The Nimrod Review: an independent review into the broader issues surrounding the loss of the RAF Nimrod MR2 aircraft XV230 in Afghanistan in 2006, report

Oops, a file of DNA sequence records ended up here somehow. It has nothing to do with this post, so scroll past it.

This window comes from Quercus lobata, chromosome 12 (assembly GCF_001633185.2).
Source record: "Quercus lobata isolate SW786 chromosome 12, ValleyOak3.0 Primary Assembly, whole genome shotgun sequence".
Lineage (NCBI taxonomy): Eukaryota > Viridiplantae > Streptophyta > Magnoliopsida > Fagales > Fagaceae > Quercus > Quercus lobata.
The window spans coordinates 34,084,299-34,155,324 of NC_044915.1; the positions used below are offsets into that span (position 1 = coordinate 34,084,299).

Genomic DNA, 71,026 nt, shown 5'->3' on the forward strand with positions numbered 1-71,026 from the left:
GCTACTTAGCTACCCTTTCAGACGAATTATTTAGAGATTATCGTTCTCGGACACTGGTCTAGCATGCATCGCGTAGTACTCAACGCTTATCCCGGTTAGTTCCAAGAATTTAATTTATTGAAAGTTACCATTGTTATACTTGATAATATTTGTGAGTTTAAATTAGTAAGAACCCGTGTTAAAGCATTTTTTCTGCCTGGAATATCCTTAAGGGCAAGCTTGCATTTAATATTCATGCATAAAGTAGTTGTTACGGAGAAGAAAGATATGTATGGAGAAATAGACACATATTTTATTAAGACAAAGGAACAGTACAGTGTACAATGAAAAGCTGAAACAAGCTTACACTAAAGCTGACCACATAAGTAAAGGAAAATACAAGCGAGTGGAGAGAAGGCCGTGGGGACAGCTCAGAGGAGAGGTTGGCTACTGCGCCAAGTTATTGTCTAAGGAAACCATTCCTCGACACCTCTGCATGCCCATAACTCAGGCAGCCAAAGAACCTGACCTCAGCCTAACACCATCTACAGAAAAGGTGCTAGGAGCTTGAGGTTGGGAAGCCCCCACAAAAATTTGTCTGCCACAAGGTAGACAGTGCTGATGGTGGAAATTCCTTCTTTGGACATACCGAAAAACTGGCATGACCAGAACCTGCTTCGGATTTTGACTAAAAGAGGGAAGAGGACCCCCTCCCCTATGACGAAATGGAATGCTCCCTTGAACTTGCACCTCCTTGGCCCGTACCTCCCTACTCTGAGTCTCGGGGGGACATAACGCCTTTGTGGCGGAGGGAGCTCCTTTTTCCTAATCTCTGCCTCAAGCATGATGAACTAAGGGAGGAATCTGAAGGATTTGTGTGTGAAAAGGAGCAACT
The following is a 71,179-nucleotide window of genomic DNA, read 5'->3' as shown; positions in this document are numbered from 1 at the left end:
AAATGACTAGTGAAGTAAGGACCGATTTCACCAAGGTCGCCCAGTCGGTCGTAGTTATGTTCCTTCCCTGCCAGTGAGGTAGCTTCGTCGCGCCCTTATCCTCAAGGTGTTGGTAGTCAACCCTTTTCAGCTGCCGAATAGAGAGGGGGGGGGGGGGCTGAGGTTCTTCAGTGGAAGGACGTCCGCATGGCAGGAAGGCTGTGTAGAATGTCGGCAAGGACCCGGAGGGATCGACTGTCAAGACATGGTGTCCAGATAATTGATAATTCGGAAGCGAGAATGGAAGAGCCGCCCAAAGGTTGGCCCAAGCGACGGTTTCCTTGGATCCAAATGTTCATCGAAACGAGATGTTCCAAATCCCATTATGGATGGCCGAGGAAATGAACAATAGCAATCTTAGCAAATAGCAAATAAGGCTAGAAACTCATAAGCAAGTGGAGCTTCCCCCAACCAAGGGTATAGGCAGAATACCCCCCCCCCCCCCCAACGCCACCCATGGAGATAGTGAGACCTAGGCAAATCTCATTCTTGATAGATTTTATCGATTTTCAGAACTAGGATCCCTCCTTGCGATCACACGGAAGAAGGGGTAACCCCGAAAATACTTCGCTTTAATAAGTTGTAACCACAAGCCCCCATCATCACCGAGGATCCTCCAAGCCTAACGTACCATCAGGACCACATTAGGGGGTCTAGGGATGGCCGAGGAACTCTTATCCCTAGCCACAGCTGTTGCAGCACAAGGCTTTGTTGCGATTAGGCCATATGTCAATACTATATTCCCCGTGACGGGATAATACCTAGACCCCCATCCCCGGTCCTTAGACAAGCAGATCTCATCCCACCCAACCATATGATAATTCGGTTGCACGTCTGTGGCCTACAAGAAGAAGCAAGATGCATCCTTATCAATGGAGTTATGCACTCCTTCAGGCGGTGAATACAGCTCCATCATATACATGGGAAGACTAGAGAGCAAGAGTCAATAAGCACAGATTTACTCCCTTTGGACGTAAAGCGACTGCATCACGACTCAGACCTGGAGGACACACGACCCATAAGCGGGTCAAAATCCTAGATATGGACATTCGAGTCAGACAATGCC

On 2 September 2006, RAF Nimrod XV230 was on a routine mission in southern Afghanistan when she suffered a catastrophic mid-air fire, leading to the total loss of the aircraft and the death of the 12 crew and two mission specialists on board. An RAF Board of Inquiry (2007) concluded that the loss was caused by a fuel escape and its ignition by contact with an exposed element of the Cross-Feed/Supplementary Cooling Pack (SCP) duct. The Nimrod Review was set up to examine the arrangements for ensuring airworthiness and safe operation of the Nimrod MR2, to assess where responsibility lies for any failure and what lessons are to be learned. The Review concludes the most likely source of fuel was an overflow during air-to-air refuelling and agrees with the ignition source. It highlights design flaws introduced at three stages in the life of XV230, and failure to heed previous potentially relevant incidents. The Nimrod safety case drawn up between 2001 and 2005 is found to be error-strewn and incompetent and characterised by a general malaise, an assumption that the Nimrod was safe because it had flown for 30 years. The Review criticises BAE Systems, the MoD Nimrod Integrated Project Team, QinetiQ and individual personnel from those organisations involved in the safety case. Organisational causes are also identified: in-service support for equipment; major organisational changes between 1998 and 2008; and delays in procurement of the Nimrod MRA4 replacement. Lessons to be learned are profound and wide-ranging. Recommendations are made for a new approach in eight key areas: principles (leadership, independence, people, simplicity); the airworthiness regime; safety cases; aged aircraft; personnel strategy; industry strategy; procurement; safety culture. The loss of XV230 was avoidable and a systemic breach of the Military Covenant.
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